The law also requires reasonable disposal practices such as shredding, erasing, or otherwise modifying personal information to make it unreadable or indecipherable.
Enforcement. Violations of the law are enforceable by the attorney general under the Alabama Deceptive Trade Practices Act, and subject to civil penalties of up to $500,000 per breach for knowing violations, in addition to damages. The law does not create a private right of action.
Entities subject to a federal breach notification requirement, or a state requirement at least as thorough, are exempt from the law as long as they maintain procedures and provide notice in compliance with that other requirement. Large breaches still must be reported to the attorney general.
South Dakota Law
South Dakota Gov. Dennis Daugaard (R) signed a breach notification bill March 21.
Under the new law (SB 62), on discovering a “breach of system security,” a business must disclose the breach to any resident of South Dakota whose computerized personal or protected information was acquired by an unauthorized person. Furthermore, if the breach exceeds 250 South Dakota residents, the state attorney general must also be informed. These notices must be provided within 60 days after the breach is discovered, unless a law enforcement agency determines that the notification will impede a criminal investigation.
“Thank you to our legislators and Governor Dennis Daugaard for passing this very important piece of legislation protecting South Dakota consumers and businesses,” Attorney General Marty Jackley said in a statement. “We will continue to see an increase in cybercrime and we need the tools to combat these breaches and thefts of our personal information.”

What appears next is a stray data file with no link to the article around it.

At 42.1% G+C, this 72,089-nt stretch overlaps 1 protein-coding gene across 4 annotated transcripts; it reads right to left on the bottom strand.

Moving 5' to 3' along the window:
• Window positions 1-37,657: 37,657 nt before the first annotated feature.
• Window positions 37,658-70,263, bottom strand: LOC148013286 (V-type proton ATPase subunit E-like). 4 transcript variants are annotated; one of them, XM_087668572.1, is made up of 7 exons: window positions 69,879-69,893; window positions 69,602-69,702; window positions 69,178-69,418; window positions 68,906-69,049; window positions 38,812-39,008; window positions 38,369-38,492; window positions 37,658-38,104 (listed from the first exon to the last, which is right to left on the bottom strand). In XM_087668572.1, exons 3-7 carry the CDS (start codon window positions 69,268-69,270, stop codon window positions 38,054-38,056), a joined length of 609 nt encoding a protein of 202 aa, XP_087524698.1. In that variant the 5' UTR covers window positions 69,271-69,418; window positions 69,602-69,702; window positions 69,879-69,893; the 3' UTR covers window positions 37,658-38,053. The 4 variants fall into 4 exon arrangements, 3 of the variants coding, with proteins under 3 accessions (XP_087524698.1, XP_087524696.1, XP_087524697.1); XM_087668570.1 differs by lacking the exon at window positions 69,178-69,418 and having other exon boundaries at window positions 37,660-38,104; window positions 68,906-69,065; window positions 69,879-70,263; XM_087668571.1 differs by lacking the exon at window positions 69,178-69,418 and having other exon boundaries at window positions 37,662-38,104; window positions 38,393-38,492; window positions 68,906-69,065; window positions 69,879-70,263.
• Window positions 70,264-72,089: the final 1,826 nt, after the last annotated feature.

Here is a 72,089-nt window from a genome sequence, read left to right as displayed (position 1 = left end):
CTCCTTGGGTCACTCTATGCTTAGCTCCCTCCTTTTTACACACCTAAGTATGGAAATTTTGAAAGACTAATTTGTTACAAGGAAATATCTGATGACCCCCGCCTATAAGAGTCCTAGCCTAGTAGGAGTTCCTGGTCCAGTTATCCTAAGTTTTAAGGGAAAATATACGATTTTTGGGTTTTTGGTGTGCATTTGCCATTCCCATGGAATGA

South Dakota’s law, like Alabama’s, applies to a broad range of personal and protected information—including “health information” as defined under the Health Insurance Portability and Accountability Act (HIPAA). The definition of personal information also includes an identification number assigned by an employer in combination with any required security code, access code, password, or biometric data.
Notification of an individual is not required if, following an appropriate investigation and notice to the attorney general, the information holder reasonably determines that the breach will not likely result in harm to the affected person.
A failure to comply with the notice requirement would be considered a “deceptive act” under South Dakota’s unfair trade practices law, which can trigger criminal as well as civil enforcement. An information holder subject to HIPAA or the Gramm-Leach-Bliley Act that maintains breach response procedures as prescribed by the appropriate federal regulator is deemed to be in compliance with the state law, if state residents are notified in accordance with the federal law.
| David A. Slaughter, JD, is a Senior Legal Editor for BLR’s Thompson HR products, focusing on benefits compliance. Before coming to BLR, he served as editor of Thompson Information Services’ (TIS) HIPAA guides, along with other writing and editing duties related to TIS’ HR/benefits offerings. Mr. Slaughter received his law degree from the University of Virginia and his B.A. from Dartmouth College. He is an associate member of the Virginia State Bar.